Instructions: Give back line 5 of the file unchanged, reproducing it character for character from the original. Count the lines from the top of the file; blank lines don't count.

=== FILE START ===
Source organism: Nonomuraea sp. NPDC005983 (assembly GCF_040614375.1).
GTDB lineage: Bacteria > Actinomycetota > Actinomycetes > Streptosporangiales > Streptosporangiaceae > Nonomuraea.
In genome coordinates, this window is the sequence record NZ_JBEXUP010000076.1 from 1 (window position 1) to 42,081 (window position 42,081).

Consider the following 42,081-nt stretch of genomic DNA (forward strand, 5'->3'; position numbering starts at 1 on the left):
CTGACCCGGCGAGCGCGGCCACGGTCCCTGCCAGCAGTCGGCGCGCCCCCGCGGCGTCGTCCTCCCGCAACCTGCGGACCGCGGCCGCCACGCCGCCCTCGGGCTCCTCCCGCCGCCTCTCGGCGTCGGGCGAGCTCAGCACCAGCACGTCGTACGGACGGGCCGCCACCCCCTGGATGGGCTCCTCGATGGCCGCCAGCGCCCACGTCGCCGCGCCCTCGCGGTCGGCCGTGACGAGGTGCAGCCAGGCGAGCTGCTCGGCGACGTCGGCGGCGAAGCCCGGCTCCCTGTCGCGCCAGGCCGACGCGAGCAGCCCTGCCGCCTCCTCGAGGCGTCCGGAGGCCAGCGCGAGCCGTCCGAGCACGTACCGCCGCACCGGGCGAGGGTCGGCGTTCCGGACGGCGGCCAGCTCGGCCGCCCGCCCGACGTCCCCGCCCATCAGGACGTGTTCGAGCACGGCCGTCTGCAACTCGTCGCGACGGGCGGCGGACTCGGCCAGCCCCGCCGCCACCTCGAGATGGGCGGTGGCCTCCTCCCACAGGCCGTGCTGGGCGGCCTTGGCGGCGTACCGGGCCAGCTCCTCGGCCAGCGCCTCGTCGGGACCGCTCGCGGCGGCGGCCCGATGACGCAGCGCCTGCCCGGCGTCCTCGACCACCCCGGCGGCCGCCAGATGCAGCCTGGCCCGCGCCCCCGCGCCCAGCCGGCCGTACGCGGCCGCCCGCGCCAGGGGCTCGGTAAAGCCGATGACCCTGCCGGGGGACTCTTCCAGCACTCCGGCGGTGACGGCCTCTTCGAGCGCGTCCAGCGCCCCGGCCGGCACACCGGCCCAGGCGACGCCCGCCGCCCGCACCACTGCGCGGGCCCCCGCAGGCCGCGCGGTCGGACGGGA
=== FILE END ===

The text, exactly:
CTGACCCGGCGAGCGCGGCCACGGTCCCTGCCAGCAGTCGGCGCGCCCCCGCGGCGTCGTCCTCCCGCAACCTGCGGACCGCGGCCGCCACGCCGCCCTCGGGCTCCTCCCGCCGCCTCTCGGCGTCGGGCGAGCTCAGCACCAGCACGTCGTACGGACGGGCCGCCACCCCCTGGATGGGCTCCTCGATGGCCGCCAGCGCCCACGTCGCCGCGCCCTCGCGGTCGGCCGTGACGAGGTGCAGCCAGGCGAGCTGCTCGGCGACGTCGGCGGCGAAGCCCGGCTCCCTGTCGCGCCAGGCCGACGCGAGCAGCCCTGCCGCCTCCTCGAGGCGTCCGGAGGCCAGCGCGAGCCGTCCGAGCACGTACCGCCGCACCGGGCGAGGGTCGGCGTTCCGGACGGCGGCCAGCTCGGCCGCCCGCCCGACGTCCCCGCCCATCAGGACGTGTTCGAGCACGGCCGTCTGCAACTCGTCGCGACGGGCGGCGGACTCGGCCAGCCCCGCCGCCACCTCGAGATGGGCGGTGGCCTCCTCCCACAGGCCGTGCTGGGCGGCCTTGGCGGCGTACCGGGCCAGCTCCTCGGCCAGCGCCTCGTCGGGACCGCTCGCGGCGGCGGCCCGATGACGCAGCGCCTGCCCGGCGTCCTCGACCACCCCGGCGGCCGCCAGATGCAGCCTGGCCCGCGCCCCCGCGCCCAGCCGGCCGTACGCGGCCGCCCGCGCCAGGGGCTCGGTAAAGCCGATGACCCTGCCGGGGGACTCTTCCAGCACTCCGGCGGTGACGGCCTCTTCGAGCGCGTCCAGCGCCCCGGCCGGCACACCGGCCCAGGCGACGCCCGCCGCCCGCACCACTGCGCGGGCCCCCGCAGGCCGCGCGGTCGGACGGGA